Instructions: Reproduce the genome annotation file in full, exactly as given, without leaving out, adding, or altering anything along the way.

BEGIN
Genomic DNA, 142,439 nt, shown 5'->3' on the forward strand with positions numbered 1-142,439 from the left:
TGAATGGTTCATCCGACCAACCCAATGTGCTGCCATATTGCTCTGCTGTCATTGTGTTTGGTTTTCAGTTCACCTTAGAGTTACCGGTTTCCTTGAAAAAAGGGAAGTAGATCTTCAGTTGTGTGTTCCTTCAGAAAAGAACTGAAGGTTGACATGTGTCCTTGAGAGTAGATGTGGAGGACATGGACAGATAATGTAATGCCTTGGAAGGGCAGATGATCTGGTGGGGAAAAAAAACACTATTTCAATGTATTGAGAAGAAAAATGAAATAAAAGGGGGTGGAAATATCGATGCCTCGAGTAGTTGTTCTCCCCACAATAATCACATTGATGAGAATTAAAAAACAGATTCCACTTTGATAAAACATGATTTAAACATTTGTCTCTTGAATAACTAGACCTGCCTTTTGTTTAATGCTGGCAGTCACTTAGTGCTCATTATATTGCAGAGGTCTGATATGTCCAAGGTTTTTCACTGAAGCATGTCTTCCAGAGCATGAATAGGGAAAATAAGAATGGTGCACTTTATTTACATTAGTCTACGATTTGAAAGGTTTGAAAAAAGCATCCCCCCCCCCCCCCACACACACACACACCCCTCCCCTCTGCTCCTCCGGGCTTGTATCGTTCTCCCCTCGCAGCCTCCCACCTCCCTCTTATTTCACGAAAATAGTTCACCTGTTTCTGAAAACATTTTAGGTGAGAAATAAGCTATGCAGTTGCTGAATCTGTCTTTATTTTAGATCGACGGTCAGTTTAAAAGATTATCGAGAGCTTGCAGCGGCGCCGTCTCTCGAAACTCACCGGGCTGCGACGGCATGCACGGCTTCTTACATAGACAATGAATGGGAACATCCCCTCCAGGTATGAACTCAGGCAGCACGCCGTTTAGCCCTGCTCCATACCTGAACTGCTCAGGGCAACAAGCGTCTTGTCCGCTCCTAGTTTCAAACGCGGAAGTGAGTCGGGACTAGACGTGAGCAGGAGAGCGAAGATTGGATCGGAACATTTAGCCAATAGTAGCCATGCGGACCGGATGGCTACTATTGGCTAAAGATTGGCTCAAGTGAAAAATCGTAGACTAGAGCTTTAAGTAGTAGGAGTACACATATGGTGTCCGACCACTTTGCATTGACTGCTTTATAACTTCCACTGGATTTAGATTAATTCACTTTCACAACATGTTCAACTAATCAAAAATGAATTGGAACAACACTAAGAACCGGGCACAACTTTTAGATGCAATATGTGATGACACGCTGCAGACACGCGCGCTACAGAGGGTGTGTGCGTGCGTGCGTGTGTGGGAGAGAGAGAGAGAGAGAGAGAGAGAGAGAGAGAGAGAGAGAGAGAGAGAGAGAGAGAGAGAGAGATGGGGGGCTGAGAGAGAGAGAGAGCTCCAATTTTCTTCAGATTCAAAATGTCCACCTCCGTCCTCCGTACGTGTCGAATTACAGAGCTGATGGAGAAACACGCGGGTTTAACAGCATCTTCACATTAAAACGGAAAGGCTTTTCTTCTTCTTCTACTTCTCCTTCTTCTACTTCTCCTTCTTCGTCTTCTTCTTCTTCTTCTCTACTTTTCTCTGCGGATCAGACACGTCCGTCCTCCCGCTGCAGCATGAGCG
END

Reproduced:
Genomic DNA, 142,439 nt, shown 5'->3' on the forward strand with positions numbered 1-142,439 from the left:
TGAATGGTTCATCCGACCAACCCAATGTGCTGCCATATTGCTCTGCTGTCATTGTGTTTGGTTTTCAGTTCACCTTAGAGTTACCGGTTTCCTTGAAAAAAGGGAAGTAGATCTTCAGTTGTGTGTTCCTTCAGAAAAGAACTGAAGGTTGACATGTGTCCTTGAGAGTAGATGTGGAGGACATGGACAGATAATGTAATGCCTTGGAAGGGCAGATGATCTGGTGGGGAAAAAAAACACTATTTCAATGTATTGAGAAGAAAAATGAAATAAAAGGGGGTGGAAATATCGATGCCTCGAGTAGTTGTTCTCCCCACAATAATCACATTGATGAGAATTAAAAAACAGATTCCACTTTGATAAAACATGATTTAAACATTTGTCTCTTGAATAACTAGACCTGCCTTTTGTTTAATGCTGGCAGTCACTTAGTGCTCATTATATTGCAGAGGTCTGATATGTCCAAGGTTTTTCACTGAAGCATGTCTTCCAGAGCATGAATAGGGAAAATAAGAATGGTGCACTTTATTTACATTAGTCTACGATTTGAAAGGTTTGAAAAAAGCATCCCCCCCCCCCCCCACACACACACACACCCCTCCCCTCTGCTCCTCCGGGCTTGTATCGTTCTCCCCTCGCAGCCTCCCACCTCCCTCTTATTTCACGAAAATAGTTCACCTGTTTCTGAAAACATTTTAGGTGAGAAATAAGCTATGCAGTTGCTGAATCTGTCTTTATTTTAGATCGACGGTCAGTTTAAAAGATTATCGAGAGCTTGCAGCGGCGCCGTCTCTCGAAACTCACCGGGCTGCGACGGCATGCACGGCTTCTTACATAGACAATGAATGGGAACATCCCCTCCAGGTATGAACTCAGGCAGCACGCCGTTTAGCCCTGCTCCATACCTGAACTGCTCAGGGCAACAAGCGTCTTGTCCGCTCCTAGTTTCAAACGCGGAAGTGAGTCGGGACTAGACGTGAGCAGGAGAGCGAAGATTGGATCGGAACATTTAGCCAATAGTAGCCATGCGGACCGGATGGCTACTATTGGCTAAAGATTGGCTCAAGTGAAAAATCGTAGACTAGAGCTTTAAGTAGTAGGAGTACACATATGGTGTCCGACCACTTTGCATTGACTGCTTTATAACTTCCACTGGATTTAGATTAATTCACTTTCACAACATGTTCAACTAATCAAAAATGAATTGGAACAACACTAAGAACCGGGCACAACTTTTAGATGCAATATGTGATGACACGCTGCAGACACGCGCGCTACAGAGGGTGTGTGCGTGCGTGCGTGTGTGGGAGAGAGAGAGAGAGAGAGAGAGAGAGAGAGAGAGAGAGAGAGAGAGAGAGAGAGAGAGAGAGAGATGGGGGGCTGAGAGAGAGAGAGAGCTCCAATTTTCTTCAGATTCAAAATGTCCACCTCCGTCCTCCGTACGTGTCGAATTACAGAGCTGATGGAGAAACACGCGGGTTTAACAGCATCTTCACATTAAAACGGAAAGGCTTTTCTTCTTCTTCTACTTCTCCTTCTTCTACTTCTCCTTCTTCGTCTTCTTCTTCTTCTTCTCTACTTTTCTCTGCGGATCAGACACGTCCGTCCTCCCGCTGCAGCATGAGCG